I often get an attack of deja-vu on the sofa, usually the result of too many days spent in a darkened room with nothing but cinema snacks for company. But I've definitely seen this Onkyo before...
In fact, not more than a couple of months ago the Onkyo TX-SR674E hit the test bench and came up trumps for value. The TX-SR604E tested here is the lite' version of the same thing; the bean counters at Onkyo giving it a feature trim to hit a £100-lower price-point.
In reality, this is the actually the base model and the SR674E adds features and tuning to the mix. I certainly liked the GTI version but can this model still tickle the senses?
The SR604E offers a little less power at 90W across seven channels, and gone are the modifications and tweaks specifically tuned for UK ears. Most significantly there is no HDMI upconversion from analogue video inputs on this model, and the setup menus are only output via analogue video connections.
Both HDMI and some sort of analogue video cable will be required between amp and TV even if you have all-HDMI sources.
But don't take those omissions too seriously, because at £400 the SR604 still offers a packed features list. You get excellent connectivity with two HDMI inputs that can break out digital audio, plenty of analogue connections and HD- compatible component video.
The Pure Audio mode that wowed my CD collection on the SR674E is present, too, and you can allocate the surround back channels as active stereo Zone 2 output if desired.
The Audyssey's 2EQ RoomEQ system is retained, along with a mic and fully- automated setup. Painfully, you can't trim or even view the Audyssey values once they have been set with the auto setup routine, meaning if you want to manually adjust the EQ filters you have to start from flat and work it out from scratch using your ears. Frankly, I'd rather be using my ears to listen to a movie.
The SR604E may look ugly, but the Onker's charms are all visceral. You will have to manually disable the Audyssey to get a feel for the raw beast, but it packs every bit as much up-front gusto and clarity as its bigger brother. Fine details and little effects are made obvious, and articulate and the dynamic punch across the spectrum is impressive for such a budget contender.
Put on Mission: Impossible: III (if you've got it) and the stark, almost score-free sound is wide open and packed with subtle detail and atmosphere. Try listening to parts of this movie with you TV or projector switched off to really feel how a director creates an ambient sound that all but paints the scene on its own.
The Onkyo plays this effect with considerable aplomb and backs it up with frighteningly percussive dynamics. Gunshots are given a tangible in-room experience. The SR604 is just as fast and tight as the SR674E and is excellent at crafting an edge-of-the-seat experience that keeps the heart racing.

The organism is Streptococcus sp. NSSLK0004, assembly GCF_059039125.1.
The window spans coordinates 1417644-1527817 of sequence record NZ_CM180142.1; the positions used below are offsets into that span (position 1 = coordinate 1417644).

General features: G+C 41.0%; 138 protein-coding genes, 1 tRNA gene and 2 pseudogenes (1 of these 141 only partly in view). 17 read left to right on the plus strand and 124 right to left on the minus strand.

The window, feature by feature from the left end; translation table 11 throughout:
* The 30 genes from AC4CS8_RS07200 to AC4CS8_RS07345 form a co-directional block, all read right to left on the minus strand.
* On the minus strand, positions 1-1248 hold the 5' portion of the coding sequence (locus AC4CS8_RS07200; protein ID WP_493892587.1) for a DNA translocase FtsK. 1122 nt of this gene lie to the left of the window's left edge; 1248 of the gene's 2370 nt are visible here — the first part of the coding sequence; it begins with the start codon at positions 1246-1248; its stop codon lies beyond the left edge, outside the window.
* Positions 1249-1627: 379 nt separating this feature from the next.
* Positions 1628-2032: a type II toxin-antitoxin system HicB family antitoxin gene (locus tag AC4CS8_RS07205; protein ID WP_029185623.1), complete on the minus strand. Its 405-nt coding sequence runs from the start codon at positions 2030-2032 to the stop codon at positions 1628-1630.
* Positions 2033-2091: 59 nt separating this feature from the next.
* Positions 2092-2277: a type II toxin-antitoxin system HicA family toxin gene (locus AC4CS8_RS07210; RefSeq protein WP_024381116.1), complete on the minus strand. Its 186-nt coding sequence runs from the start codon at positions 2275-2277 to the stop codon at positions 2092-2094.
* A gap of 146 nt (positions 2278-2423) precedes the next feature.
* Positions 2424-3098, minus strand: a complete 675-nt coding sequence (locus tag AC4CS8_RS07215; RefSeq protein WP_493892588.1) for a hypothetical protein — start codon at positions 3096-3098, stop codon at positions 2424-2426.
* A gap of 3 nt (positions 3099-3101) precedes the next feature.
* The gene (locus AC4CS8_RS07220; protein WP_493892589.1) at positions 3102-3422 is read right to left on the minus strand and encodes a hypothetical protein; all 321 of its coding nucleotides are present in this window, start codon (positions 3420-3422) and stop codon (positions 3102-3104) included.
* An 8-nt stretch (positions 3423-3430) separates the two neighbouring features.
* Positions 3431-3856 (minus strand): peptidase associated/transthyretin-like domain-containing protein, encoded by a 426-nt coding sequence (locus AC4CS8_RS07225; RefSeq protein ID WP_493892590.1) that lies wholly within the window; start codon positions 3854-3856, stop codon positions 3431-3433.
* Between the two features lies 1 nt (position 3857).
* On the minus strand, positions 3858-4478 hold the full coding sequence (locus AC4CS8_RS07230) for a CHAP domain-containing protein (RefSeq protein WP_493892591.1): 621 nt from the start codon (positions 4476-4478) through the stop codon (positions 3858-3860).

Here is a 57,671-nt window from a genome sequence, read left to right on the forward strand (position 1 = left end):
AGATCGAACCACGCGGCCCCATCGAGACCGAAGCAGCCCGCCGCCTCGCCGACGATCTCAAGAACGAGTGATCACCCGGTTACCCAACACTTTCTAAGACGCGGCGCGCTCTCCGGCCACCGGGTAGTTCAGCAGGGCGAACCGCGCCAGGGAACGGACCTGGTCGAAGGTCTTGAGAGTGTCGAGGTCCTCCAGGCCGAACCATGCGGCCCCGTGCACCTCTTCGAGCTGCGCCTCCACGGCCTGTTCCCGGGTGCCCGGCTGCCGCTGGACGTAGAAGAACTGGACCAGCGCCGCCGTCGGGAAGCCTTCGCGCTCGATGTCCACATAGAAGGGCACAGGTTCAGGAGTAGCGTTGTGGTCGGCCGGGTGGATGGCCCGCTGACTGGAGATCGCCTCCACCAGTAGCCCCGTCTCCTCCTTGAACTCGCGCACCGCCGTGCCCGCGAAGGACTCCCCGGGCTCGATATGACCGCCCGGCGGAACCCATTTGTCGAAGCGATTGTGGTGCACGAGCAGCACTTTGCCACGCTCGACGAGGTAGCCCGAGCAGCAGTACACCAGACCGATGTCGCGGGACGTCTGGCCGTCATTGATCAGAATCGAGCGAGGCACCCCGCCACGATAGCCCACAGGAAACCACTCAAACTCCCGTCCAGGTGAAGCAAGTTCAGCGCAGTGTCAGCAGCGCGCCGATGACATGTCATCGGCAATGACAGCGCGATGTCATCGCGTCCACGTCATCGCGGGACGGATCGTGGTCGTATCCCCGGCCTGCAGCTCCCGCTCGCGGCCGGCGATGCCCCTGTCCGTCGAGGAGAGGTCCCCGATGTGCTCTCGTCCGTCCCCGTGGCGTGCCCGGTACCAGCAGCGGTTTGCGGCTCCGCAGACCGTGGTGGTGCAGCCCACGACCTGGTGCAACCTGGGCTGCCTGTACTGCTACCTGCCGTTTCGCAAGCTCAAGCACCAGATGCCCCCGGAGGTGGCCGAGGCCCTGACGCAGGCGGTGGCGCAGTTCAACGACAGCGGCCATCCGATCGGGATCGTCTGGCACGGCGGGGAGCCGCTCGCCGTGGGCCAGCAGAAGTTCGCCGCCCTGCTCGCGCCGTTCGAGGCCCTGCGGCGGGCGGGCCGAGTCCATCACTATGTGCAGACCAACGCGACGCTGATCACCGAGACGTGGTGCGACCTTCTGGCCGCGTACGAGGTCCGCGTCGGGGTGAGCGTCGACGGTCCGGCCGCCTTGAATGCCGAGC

The Audyssey implementation has a rather black-art feel about it, as there is no way to tell exactly what it is doing to the filters - other than toggling on and off and listening to the difference! But there is a far less dramatic change than most auto-EQ implementations elicit; the system gently removes a layer of mid-range malaise without turning the sound into a tizz and boom monster.
With the M:I:III disc the Audyssey effect is very subtle indeed. There is a minor upgrade in spatial effects and a gentle taming of the slightly forward treble. This is most noticeable at higher volumes where the SR604 begins to run out of steam, the Audyssey reducing its propensity to sound splashy and sibilant when pushed.
Depending on your basic room acoustics, the chances are you will find some films that sound better with Audyssey and some without - give it a try in the first chapter and take it from there.
Stereo music is a bit flat and congested - until you hit the Pure Audio button. This has a dramatically positive effect on two-channel performance and elevates the Onker from mundane to spectacular. The sound gains acres of space, better clarity and is infused with a richer, warmer bass.
The SR604's slightly lower power figures don't seem to have a marked effect on sheer grunt, which rather begs the question: what is the difference between the UK-tuned and non UK-tuned sound? Um, not a lot is the answer - and I am starting to smell a bargain in the offing.
Of course, that lack of HDMI up-conversion can be a first-class pain for those with a few video sources, but is it worth £100? If you can live with a few cables going to your display, then this is a superb value home cinema receiver with class-leading hi-fi stereo ability thrown in for good measure. Yup, it's definitely an AV bargain.